A close friend of mine was telling me about a particular work colleague who was in the habit of abandoning office meetings unexpectedly. His phone rings, he steps out. No “excuse me a second”, no apology on the return. He just leaves. This was starting to bother my friend.
“I see,” I told him. “You don’t like that he physically checks out.” This took a second to sink in.
You see, I know my friend’s work environment. It’s like mine: a small office and a tight group of co-workers who are casual with one another and all of whom juggle multiple projects. A meeting with people like this, even a focused meeting with a set agenda, means three or four people around a conference table and three or four laptops open. No one is shopping Amazon or checking Facebook. But everyone has a foot half out the door, still mentally occupied by something else, or willing to be if that something is urgent or interesting enough.
My friend hadn’t necessarily connected his colleague’s behaviour to his own. But to me, both are evidence of a culture in which interruption is acceptable and shared time is expendable.
When you have access to advanced technological tools to keep track of projects, deadlines, and correspondences, it almost feels silly sometimes to leave them behind and show up to a meeting with a notebook and a Bic pen. Yet, I do it a lot of the time. Now, hearing my friend’s reaction to his colleague, I think it should be every time. Because if I can’t really afford the time away from important tasks for a 30-minute meeting, I should just decline the invitation.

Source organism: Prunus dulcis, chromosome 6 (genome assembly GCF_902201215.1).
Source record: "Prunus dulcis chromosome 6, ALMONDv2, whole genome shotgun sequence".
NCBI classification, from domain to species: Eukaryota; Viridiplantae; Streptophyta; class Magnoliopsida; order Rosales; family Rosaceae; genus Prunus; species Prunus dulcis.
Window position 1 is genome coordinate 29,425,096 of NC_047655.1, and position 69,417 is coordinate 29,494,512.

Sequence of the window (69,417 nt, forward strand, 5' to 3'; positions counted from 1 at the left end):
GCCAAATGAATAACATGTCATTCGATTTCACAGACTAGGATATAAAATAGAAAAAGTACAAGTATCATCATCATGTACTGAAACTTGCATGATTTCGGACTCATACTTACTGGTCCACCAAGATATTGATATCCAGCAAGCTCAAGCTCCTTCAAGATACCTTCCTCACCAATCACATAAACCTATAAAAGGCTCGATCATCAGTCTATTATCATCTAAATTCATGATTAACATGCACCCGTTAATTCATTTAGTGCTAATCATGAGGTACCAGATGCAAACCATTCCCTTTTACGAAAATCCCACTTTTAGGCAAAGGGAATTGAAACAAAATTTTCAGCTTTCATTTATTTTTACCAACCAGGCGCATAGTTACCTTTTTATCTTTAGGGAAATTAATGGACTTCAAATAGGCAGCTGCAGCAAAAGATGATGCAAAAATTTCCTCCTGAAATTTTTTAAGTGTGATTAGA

I think about this same discussion in a different context: at home. Dinner time is the one meeting in our calendar every night that all the members of our family have accepted. And as I’m sure is true of 99% of families, not everyone eats at the same pace.
Getting our two kids (2.5 and almost 4 at the time of this post) to finish their supper is a struggle. It may involve bargaining, threatening, even spoon feeding. But most of the time, it just means waiting. And some nights, my wife and I — with empty plates in front of us — would retreat to the little devices in our pockets and to email, Facebook, Twitter timelines, or box scores to kill time. But that’s all we were doing: killing time. All those things were just interruptions of the family meeting at hand; all evidence of a culture where our shared time was expendable.
We don’t want that to be our family culture, and we certainly don’t want that to be the message we send to our kids. So we’re making a much stronger effort now to “let our phones have a rest” or otherwise pull them out of our family meetings and de-emphasize their importance in our lives. The kids will inevitably become absorbed in devices as they get older. For now, I’d rather teach them to come to dinner with just their mental notebooks and Bic pens.